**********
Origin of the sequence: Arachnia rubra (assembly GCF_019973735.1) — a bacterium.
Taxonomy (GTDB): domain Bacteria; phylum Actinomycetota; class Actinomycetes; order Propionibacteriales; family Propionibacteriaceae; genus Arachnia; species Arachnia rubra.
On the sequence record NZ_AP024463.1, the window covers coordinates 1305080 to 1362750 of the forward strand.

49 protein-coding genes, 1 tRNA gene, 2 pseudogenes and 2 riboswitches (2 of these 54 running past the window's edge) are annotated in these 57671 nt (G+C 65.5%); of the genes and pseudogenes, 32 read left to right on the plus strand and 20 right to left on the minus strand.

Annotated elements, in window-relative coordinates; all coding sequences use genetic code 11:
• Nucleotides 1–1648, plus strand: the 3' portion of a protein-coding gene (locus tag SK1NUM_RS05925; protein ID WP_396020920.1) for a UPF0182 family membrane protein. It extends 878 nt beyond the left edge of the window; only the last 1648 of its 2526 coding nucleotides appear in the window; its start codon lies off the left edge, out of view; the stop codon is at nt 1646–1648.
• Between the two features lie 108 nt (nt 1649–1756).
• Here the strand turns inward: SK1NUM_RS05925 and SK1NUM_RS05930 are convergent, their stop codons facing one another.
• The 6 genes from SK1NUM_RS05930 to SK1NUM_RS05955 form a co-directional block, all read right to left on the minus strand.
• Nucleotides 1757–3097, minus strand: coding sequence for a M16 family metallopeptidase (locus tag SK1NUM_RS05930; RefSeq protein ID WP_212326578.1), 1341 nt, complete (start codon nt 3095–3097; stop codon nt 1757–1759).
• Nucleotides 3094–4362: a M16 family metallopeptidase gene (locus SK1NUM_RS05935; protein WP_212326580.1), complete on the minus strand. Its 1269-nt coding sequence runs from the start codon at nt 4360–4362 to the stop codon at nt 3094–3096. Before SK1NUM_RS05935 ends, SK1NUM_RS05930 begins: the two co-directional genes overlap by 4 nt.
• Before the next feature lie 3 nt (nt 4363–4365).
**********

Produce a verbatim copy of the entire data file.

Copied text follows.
Origin of the sequence: Arachnia rubra (assembly GCF_019973735.1) — a bacterium.
Taxonomy (GTDB): domain Bacteria; phylum Actinomycetota; class Actinomycetes; order Propionibacteriales; family Propionibacteriaceae; genus Arachnia; species Arachnia rubra.
On the sequence record NZ_AP024463.1, the window covers coordinates 1305080 to 1362750 of the forward strand.

49 protein-coding genes, 1 tRNA gene, 2 pseudogenes and 2 riboswitches (2 of these 54 running past the window's edge) are annotated in these 57671 nt (G+C 65.5%); of the genes and pseudogenes, 32 read left to right on the plus strand and 20 right to left on the minus strand.

Annotated elements, in window-relative coordinates; all coding sequences use genetic code 11:
• Nucleotides 1–1648, plus strand: the 3' portion of a protein-coding gene (locus tag SK1NUM_RS05925; protein ID WP_396020920.1) for a UPF0182 family membrane protein. It extends 878 nt beyond the left edge of the window; only the last 1648 of its 2526 coding nucleotides appear in the window; its start codon lies off the left edge, out of view; the stop codon is at nt 1646–1648.
• Between the two features lie 108 nt (nt 1649–1756).
• Here the strand turns inward: SK1NUM_RS05925 and SK1NUM_RS05930 are convergent, their stop codons facing one another.
• The 6 genes from SK1NUM_RS05930 to SK1NUM_RS05955 form a co-directional block, all read right to left on the minus strand.
• Nucleotides 1757–3097, minus strand: coding sequence for a M16 family metallopeptidase (locus tag SK1NUM_RS05930; RefSeq protein ID WP_212326578.1), 1341 nt, complete (start codon nt 3095–3097; stop codon nt 1757–1759).
• Nucleotides 3094–4362: a M16 family metallopeptidase gene (locus SK1NUM_RS05935; protein WP_212326580.1), complete on the minus strand. Its 1269-nt coding sequence runs from the start codon at nt 4360–4362 to the stop codon at nt 3094–3096. Before SK1NUM_RS05935 ends, SK1NUM_RS05930 begins: the two co-directional genes overlap by 4 nt.
• Before the next feature lie 3 nt (nt 4363–4365).